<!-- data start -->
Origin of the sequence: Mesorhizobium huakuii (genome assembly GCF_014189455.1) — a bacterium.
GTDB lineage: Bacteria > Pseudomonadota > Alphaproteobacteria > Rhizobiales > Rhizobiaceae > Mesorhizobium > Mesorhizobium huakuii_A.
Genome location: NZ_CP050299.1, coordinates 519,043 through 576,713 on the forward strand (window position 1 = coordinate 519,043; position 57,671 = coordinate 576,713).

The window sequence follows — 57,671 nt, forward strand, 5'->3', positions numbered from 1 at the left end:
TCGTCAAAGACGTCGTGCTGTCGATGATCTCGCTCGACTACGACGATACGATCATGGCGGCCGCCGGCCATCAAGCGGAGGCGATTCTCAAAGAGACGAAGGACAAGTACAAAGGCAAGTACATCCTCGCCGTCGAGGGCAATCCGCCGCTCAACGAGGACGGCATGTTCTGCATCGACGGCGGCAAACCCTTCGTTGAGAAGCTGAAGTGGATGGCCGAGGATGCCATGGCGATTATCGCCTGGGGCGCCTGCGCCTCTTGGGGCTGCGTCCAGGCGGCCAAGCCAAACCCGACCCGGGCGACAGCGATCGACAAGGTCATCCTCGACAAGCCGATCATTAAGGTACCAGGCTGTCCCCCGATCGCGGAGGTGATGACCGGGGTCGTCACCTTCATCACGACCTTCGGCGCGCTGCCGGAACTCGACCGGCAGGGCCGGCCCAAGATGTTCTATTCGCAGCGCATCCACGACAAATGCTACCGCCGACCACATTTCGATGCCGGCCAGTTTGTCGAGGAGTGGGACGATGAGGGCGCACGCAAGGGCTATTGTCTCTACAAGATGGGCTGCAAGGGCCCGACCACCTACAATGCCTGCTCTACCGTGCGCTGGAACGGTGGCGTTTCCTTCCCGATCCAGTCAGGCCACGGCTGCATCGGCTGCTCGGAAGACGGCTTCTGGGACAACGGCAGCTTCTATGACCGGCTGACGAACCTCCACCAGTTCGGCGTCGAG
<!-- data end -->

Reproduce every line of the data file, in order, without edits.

Origin of the sequence: Mesorhizobium huakuii (genome assembly GCF_014189455.1) — a bacterium.
GTDB lineage: Bacteria > Pseudomonadota > Alphaproteobacteria > Rhizobiales > Rhizobiaceae > Mesorhizobium > Mesorhizobium huakuii_A.
Genome location: NZ_CP050299.1, coordinates 519,043 through 576,713 on the forward strand (window position 1 = coordinate 519,043; position 57,671 = coordinate 576,713).

The window sequence follows — 57,671 nt, forward strand, 5'->3', positions numbered from 1 at the left end:
TCGTCAAAGACGTCGTGCTGTCGATGATCTCGCTCGACTACGACGATACGATCATGGCGGCCGCCGGCCATCAAGCGGAGGCGATTCTCAAAGAGACGAAGGACAAGTACAAAGGCAAGTACATCCTCGCCGTCGAGGGCAATCCGCCGCTCAACGAGGACGGCATGTTCTGCATCGACGGCGGCAAACCCTTCGTTGAGAAGCTGAAGTGGATGGCCGAGGATGCCATGGCGATTATCGCCTGGGGCGCCTGCGCCTCTTGGGGCTGCGTCCAGGCGGCCAAGCCAAACCCGACCCGGGCGACAGCGATCGACAAGGTCATCCTCGACAAGCCGATCATTAAGGTACCAGGCTGTCCCCCGATCGCGGAGGTGATGACCGGGGTCGTCACCTTCATCACGACCTTCGGCGCGCTGCCGGAACTCGACCGGCAGGGCCGGCCCAAGATGTTCTATTCGCAGCGCATCCACGACAAATGCTACCGCCGACCACATTTCGATGCCGGCCAGTTTGTCGAGGAGTGGGACGATGAGGGCGCACGCAAGGGCTATTGTCTCTACAAGATGGGCTGCAAGGGCCCGACCACCTACAATGCCTGCTCTACCGTGCGCTGGAACGGTGGCGTTTCCTTCCCGATCCAGTCAGGCCACGGCTGCATCGGCTGCTCGGAAGACGGCTTCTGGGACAACGGCAGCTTCTATGACCGGCTGACGAACCTCCACCAGTTCGGCGTCGAG